The John Muir Trust (JMT) are hoping to undertake repair work over the next couple of years on a number of eroded paths on land they manage in the Cuillin, including the normal route up Bla Bheinn. Before getting started they'd like to discuss their plans with interested parties, to help make the most informed decisions possible and explain what they're doing and why.
Local knowledge on the history and condition of paths on Trust ground will be useful in determining where path repairs should be undertaken, the JMT believe, and help ensure that work is carried out thoughtfully and appropriately.
Why are repairs needed? And where? And what will they entail? We asked the JMT's Footpath Project Officer Chris Goodman to tells us more.
'The path work will be carried out to protect the hill environment, the spectacular scenery and the joy of being in wild places' he said.
On Bla Bheinn a 290m stretch of the trail, from where it crosses the Allt na Dunaiche and climbs into Coire Uaigneich, is the main focus of repairs.
'This is now a 6-7m wide gully and the plan is to define a meandering path up through this damaged zone' Chris told us.
'There will be approx 100m of pitching (stone steps) within this in numerous short sections to break it up. The pitching will be built with large weathered boulders and designed not to be too formal or regimented. There will also be several water bars and cross drains for drainage as well as turf ditching and landscaping of some of the bare ground. We're trying to keep the line as natural as possible (ie. not straight) with a minimum of built features'.
'There will be a considerable amount of bare ground still left after the work but if this is protected from trampling and water damage it will get a chance to slowly revegetate.'
'There will also be a few minor repairs to the 2km of path below this on a few sections which are deteriorating and one small bit of work afterwards where the path takes a sharp right at the mouth of the coire and first climbs onto bedrock.'
Paths in the spotlight elsewhere on the JMT's Skye property include sections of trail on Druim Hain and Beinn Dearg Mheadhonnach, both spots where heavy use is also causing erosion problems.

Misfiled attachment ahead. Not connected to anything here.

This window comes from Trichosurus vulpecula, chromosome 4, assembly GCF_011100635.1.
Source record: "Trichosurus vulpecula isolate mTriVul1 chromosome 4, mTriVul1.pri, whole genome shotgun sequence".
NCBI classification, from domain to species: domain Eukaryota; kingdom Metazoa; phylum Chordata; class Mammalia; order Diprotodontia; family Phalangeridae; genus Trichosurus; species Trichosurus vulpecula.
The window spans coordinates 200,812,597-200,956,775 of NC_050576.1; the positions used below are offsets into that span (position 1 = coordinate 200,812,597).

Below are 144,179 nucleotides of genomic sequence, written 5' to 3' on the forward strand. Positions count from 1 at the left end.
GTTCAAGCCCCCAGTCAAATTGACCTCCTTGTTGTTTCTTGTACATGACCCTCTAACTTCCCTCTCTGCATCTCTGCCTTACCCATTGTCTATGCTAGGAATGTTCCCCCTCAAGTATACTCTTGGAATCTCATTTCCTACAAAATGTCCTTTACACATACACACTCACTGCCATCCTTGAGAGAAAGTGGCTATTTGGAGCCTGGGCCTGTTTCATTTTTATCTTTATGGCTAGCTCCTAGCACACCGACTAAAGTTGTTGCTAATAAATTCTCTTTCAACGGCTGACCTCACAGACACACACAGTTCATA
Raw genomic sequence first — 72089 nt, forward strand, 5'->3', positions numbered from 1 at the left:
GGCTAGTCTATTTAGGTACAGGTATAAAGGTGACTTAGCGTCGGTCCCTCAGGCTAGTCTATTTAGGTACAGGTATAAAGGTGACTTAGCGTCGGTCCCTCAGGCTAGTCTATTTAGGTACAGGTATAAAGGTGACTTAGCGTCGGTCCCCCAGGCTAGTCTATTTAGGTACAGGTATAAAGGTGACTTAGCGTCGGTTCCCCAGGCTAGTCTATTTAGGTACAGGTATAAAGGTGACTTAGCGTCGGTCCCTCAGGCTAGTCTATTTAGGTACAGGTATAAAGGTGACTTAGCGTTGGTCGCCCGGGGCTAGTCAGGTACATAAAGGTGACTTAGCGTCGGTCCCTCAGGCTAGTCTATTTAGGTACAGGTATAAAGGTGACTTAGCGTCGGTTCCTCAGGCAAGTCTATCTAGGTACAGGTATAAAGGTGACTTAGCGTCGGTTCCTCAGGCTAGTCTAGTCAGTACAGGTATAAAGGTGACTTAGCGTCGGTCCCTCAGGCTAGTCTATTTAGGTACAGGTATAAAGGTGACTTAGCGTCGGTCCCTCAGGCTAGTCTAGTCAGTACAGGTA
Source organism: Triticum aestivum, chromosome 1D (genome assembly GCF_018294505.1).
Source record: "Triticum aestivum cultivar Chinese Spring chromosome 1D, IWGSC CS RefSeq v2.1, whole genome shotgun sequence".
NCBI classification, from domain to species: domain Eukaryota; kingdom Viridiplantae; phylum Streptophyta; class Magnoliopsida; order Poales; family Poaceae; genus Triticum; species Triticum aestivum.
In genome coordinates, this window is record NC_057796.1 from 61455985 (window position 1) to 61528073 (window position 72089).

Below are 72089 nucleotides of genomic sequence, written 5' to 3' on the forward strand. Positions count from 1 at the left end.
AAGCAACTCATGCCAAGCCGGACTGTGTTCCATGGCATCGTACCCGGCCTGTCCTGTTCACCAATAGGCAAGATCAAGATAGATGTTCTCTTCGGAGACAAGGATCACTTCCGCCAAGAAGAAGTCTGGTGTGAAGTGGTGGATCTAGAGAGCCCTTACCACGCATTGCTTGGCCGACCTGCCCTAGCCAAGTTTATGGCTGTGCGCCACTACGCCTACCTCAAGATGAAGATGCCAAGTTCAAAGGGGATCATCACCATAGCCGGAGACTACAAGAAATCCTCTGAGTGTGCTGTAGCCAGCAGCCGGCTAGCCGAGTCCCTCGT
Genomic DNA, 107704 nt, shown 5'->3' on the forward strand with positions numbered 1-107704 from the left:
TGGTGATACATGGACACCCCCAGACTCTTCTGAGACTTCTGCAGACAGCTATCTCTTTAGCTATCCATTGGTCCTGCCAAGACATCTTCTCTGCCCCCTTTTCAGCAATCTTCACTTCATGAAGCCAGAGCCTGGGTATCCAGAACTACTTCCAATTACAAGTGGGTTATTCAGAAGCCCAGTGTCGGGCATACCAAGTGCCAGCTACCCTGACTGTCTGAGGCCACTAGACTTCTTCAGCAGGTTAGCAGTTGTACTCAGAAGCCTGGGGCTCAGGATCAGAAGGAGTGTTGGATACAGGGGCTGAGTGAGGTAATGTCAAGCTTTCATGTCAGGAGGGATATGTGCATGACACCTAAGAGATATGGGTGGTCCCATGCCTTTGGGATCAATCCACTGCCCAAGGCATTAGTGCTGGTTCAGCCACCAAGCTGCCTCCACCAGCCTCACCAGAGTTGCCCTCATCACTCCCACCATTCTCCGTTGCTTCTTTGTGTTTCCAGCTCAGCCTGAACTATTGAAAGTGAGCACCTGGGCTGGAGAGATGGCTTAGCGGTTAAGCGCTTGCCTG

'It's felt that the acute erosion on Bla Bheinn is only detracting from the experience of going there as well as on the ecology of the area' Chris said.
'But we also feel strongly that introducing man made features into the path is changing the hill going experience for people and reducing the feeling of wildness. It's a judgement call as to when to intervene and we feel strongly that it's inappropriate to heavily engineer paths in remote locations.'
That’s why any decision to introduce man made features into a path which is otherwise unbuilt is not taken lightly by the Trust, explains Chris.
'The proposed work has had a great deal of thought, not only about whether it’s absolutely necessary, but about how we can adapt standard techniques to make the work as minimal and as naturalised as possible' he said.
'I don’t enjoy walking up heavily engineered formal paths with flights of stairs and when I speak to many hill walkers that’s exactly the response I get from them too. The work will be carried out by specialist contractors. It's their work which finally determines the nature and feel of the path and so we'll be working closely with them to come up with innovative solutions using their experience and craft and our commitment to protecting wild land.'
If you'd like to find out more or have a say on the plans there will be an open public meeting at the Broadford Hotel on Wednesday 12th March from 7pm with a short presentation at 7.30.